The Ministry of Transportation and Infrastructure says it is concerned about the availability and access to transportation for those living in small, rural and remote communities, especially since the 2018 withdrawal of Greyhound. It pledges to seek ways to work with communities to address those access needs.
Currently, BC Transit provides service in all communities with populations of 10,000 or more, and in several smaller communities. BC Transit also provides regional networks at Kamloops, Kelowna, Penticton, Trail, Cranbrook, Kitimat-Stikine and Bulkley-Nechako.
With the initial Greyhound service withdrawal in the north, the Province introduced BC Bus North service to provide an interim long-distance motor coach service solution along many of the discontinued Greyhound routes. BC Bus North is providing four services that connect Prince George with Prince Rupert, Valemount and Fort St John / Dawson Creek, as well as connecting Dawson Creek with Fort Nelson.
The Province is also providing $2 million over three years to support 12 community transportation services for the purchase and operations of vehicles as part of the Community Transportation Grant Program, one of the five actions of the provincial Highway 16 Transportation Action Plan.
The Province also provides financial support through infrastructure grant programs such as the BC Air Access Program, aimed at ensuring airstrips serving remote communities remain a safe and reliable transportation mode for general and emergency access.
The Province is willing to partner with communities to provide local transportation through BC Transit, but local governments must also be prepared to commit their share of transit funding. The transit feasibility study done in 2010 recommended alternative transportation modes for the community, such as volunteer driver and car share programs.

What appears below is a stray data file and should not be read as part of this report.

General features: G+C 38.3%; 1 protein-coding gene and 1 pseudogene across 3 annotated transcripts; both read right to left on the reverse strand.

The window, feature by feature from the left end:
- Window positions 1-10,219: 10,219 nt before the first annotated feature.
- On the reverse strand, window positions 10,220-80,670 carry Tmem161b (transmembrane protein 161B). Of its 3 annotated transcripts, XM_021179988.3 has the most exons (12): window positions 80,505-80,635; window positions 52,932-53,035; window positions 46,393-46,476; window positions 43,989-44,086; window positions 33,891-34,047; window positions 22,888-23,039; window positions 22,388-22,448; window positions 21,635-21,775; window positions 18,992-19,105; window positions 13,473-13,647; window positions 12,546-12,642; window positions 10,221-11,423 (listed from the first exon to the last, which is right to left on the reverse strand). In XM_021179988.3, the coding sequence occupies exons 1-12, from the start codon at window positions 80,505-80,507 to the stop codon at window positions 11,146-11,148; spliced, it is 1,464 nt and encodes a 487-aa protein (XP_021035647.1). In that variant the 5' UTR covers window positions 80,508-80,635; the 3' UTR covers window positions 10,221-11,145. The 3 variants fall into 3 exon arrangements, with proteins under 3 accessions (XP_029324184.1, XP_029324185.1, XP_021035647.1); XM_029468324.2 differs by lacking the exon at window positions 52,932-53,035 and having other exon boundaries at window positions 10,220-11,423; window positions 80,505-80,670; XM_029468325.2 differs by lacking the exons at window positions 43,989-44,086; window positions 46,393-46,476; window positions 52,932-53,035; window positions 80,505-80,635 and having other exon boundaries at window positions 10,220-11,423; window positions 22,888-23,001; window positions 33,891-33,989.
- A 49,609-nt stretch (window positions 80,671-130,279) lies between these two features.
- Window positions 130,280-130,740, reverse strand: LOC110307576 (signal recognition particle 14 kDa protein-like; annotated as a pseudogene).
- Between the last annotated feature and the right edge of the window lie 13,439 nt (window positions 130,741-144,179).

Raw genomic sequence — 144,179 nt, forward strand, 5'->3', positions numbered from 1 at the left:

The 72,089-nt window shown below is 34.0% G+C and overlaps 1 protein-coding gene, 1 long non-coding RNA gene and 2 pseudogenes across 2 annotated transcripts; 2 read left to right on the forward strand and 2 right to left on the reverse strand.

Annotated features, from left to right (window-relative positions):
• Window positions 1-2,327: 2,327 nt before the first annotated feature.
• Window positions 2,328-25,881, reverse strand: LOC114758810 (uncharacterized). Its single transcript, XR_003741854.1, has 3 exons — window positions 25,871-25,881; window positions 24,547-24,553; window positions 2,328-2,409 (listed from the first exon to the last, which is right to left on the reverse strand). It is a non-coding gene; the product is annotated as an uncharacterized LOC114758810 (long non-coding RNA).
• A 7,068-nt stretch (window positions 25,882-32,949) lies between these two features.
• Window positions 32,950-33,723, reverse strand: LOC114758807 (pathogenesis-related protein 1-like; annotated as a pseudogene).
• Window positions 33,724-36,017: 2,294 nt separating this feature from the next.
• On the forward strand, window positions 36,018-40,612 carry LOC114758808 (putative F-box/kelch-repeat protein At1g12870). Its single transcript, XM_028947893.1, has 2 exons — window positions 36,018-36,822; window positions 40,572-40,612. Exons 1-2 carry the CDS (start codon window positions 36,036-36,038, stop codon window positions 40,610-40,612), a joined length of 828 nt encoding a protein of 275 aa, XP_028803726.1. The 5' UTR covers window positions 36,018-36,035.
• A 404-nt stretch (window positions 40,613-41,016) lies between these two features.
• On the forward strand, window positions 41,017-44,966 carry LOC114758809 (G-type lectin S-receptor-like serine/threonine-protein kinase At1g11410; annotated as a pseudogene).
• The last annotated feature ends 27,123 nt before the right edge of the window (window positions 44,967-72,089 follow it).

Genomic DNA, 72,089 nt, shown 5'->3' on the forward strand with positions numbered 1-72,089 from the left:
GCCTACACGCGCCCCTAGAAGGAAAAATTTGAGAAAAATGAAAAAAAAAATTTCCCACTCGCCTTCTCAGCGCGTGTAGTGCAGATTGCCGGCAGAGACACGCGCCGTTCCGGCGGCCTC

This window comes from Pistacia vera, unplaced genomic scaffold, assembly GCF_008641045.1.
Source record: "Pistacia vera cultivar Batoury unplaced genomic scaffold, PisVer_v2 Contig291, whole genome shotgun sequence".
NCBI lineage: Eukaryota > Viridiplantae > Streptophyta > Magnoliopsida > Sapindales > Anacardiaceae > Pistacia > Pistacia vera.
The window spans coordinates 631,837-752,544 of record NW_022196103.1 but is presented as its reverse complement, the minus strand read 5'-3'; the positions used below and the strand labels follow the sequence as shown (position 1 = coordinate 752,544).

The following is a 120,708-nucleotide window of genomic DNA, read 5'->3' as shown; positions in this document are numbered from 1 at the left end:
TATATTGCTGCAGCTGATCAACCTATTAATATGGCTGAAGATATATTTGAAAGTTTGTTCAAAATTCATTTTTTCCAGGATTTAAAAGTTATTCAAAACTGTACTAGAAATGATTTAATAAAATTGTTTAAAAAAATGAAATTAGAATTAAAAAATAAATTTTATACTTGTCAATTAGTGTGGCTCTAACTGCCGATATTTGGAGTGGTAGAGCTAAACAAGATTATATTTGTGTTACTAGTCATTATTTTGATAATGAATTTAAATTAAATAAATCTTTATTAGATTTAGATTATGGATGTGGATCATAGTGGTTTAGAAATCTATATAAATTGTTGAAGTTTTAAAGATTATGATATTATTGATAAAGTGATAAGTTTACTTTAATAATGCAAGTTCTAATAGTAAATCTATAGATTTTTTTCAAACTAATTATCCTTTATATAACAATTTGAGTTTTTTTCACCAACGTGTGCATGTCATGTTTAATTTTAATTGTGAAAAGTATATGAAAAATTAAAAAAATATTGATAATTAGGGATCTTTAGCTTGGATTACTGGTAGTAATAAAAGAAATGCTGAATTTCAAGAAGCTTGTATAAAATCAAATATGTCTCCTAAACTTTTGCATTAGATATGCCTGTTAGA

Work to date on inter-community transportation has included discussions with over 80 community and First Nations leaders representing 13 municipalities and districts and 13 First Nations communities along Highway 16 to discuss rural transportation challenges. The meetings focused on finding practical ways to connect residents with services and amenities in major centres, such as getting to medical appointments, doing grocery shopping or simply visiting family and friends.
The recommendations and feedback from over 90 participants actively engaged in the symposium discussions were used to develop the foundation of the $3 million Action Plan for the Highway 16 corridor, which includes up to $750,000 over three years for community transportation conditional grants. This funding will be available to eligible First Nations, local governments and non-profit organizations wishing to establish or expand community-based transportation services.
We want action by the provincial government to create a comprehensive, forward looking plan that fulfills the safety, economic interests, social needs and environmental well-being of rural places, small municipalities and remote communities. The current patchwork private system isn’t working.